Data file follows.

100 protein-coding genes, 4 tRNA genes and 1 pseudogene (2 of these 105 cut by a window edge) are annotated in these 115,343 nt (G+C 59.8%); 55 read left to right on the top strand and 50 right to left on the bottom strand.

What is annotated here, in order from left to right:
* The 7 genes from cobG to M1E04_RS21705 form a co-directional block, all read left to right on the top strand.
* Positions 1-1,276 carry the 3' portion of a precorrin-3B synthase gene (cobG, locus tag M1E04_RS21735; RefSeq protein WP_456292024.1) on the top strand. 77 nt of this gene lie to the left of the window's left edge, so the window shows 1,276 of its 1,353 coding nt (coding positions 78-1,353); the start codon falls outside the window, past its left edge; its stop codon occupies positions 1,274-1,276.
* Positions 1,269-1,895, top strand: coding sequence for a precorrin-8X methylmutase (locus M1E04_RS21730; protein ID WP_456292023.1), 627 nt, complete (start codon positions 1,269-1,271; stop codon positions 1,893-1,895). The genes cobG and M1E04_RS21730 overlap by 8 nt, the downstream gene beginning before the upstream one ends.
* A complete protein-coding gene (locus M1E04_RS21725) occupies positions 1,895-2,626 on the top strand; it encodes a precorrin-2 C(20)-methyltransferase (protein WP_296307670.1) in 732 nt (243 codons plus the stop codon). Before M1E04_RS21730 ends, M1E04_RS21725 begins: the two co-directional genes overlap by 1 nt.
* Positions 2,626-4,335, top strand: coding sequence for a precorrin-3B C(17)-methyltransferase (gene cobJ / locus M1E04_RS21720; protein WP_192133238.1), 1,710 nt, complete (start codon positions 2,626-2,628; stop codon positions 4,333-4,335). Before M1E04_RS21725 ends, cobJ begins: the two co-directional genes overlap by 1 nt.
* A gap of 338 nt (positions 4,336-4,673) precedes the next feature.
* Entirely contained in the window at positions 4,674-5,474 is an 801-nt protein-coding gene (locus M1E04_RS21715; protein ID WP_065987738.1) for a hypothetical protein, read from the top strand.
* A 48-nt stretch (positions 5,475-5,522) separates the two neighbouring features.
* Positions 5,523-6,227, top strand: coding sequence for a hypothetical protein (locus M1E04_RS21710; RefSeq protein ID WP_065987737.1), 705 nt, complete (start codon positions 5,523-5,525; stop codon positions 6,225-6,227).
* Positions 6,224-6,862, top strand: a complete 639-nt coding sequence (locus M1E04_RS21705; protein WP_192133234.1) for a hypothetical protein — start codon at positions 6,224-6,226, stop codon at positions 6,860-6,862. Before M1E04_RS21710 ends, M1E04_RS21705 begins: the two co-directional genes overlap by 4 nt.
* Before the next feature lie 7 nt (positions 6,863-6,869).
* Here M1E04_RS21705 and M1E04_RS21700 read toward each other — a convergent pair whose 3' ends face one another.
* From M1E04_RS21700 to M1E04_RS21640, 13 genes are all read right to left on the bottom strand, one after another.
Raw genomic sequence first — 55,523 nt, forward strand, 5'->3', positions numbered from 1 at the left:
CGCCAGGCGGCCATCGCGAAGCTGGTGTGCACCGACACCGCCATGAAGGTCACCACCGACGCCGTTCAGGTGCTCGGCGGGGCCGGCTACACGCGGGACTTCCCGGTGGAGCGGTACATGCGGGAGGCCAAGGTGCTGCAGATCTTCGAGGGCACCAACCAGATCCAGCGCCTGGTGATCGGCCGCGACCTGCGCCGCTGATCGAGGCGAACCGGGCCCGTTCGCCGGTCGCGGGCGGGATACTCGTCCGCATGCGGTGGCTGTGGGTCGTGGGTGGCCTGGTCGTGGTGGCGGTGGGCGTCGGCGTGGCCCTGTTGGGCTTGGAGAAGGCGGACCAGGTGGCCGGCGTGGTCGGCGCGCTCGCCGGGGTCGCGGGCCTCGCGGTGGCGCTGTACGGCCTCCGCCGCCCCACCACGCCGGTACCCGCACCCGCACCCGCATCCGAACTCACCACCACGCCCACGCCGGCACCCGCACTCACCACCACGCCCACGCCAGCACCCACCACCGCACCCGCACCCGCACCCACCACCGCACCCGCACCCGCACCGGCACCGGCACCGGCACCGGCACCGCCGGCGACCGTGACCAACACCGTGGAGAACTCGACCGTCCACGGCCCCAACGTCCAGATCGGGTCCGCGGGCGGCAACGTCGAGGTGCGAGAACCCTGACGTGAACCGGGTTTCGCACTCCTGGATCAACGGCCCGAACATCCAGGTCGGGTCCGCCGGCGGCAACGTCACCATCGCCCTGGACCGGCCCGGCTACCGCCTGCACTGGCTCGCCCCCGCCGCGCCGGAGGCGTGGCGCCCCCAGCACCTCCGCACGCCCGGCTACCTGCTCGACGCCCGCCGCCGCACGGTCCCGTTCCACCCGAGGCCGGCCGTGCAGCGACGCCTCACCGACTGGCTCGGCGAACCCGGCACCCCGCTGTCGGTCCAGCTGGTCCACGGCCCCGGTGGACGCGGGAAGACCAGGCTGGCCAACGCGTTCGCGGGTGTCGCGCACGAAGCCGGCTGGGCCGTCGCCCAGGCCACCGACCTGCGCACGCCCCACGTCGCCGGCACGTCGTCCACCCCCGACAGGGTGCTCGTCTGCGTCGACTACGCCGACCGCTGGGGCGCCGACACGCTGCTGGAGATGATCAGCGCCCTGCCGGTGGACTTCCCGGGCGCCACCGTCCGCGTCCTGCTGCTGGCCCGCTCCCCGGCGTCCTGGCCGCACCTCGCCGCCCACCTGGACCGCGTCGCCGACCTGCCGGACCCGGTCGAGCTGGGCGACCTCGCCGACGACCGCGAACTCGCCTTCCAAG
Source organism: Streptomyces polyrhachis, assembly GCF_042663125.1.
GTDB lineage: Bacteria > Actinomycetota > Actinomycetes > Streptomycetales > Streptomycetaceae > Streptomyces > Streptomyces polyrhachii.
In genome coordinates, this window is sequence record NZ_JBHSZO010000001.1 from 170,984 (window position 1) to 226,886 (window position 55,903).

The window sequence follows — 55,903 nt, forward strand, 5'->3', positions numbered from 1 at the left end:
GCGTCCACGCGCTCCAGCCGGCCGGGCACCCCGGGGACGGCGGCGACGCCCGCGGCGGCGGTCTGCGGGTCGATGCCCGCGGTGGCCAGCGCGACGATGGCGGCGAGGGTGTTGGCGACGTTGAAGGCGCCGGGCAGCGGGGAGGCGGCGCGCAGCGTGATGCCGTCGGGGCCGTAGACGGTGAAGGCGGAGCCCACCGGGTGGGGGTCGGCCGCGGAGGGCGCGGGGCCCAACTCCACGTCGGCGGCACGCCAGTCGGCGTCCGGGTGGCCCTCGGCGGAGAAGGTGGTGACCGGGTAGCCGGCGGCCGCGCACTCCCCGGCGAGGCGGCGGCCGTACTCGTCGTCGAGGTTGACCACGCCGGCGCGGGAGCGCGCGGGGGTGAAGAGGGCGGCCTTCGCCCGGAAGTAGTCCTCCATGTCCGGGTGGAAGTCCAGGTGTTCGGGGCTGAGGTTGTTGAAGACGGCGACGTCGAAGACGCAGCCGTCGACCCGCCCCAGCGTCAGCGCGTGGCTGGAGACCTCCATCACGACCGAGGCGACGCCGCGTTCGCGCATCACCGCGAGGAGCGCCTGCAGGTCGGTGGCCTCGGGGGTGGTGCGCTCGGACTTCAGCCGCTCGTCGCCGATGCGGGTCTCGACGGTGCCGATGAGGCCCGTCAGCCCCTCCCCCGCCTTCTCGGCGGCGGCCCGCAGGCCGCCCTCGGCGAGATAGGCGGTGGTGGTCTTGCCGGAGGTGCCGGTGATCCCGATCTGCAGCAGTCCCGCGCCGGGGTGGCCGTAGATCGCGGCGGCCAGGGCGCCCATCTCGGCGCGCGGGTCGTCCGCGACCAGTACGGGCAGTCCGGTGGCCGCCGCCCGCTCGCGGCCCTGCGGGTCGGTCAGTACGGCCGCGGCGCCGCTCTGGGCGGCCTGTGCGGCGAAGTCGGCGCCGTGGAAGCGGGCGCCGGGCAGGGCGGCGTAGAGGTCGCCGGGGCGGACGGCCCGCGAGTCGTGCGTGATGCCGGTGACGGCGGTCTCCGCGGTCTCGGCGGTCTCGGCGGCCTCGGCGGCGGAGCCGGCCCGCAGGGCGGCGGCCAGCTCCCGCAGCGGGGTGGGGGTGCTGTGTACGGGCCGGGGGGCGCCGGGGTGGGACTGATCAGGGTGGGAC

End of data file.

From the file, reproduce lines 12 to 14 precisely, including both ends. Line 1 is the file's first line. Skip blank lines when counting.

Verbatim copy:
* Positions 6,224-6,862, top strand: a complete 639-nt coding sequence (locus M1E04_RS21705; protein WP_192133234.1) for a hypothetical protein — start codon at positions 6,224-6,226, stop codon at positions 6,860-6,862. Before M1E04_RS21710 ends, M1E04_RS21705 begins: the two co-directional genes overlap by 4 nt.
* Before the next feature lie 7 nt (positions 6,863-6,869).
* Here M1E04_RS21705 and M1E04_RS21700 read toward each other — a convergent pair whose 3' ends face one another.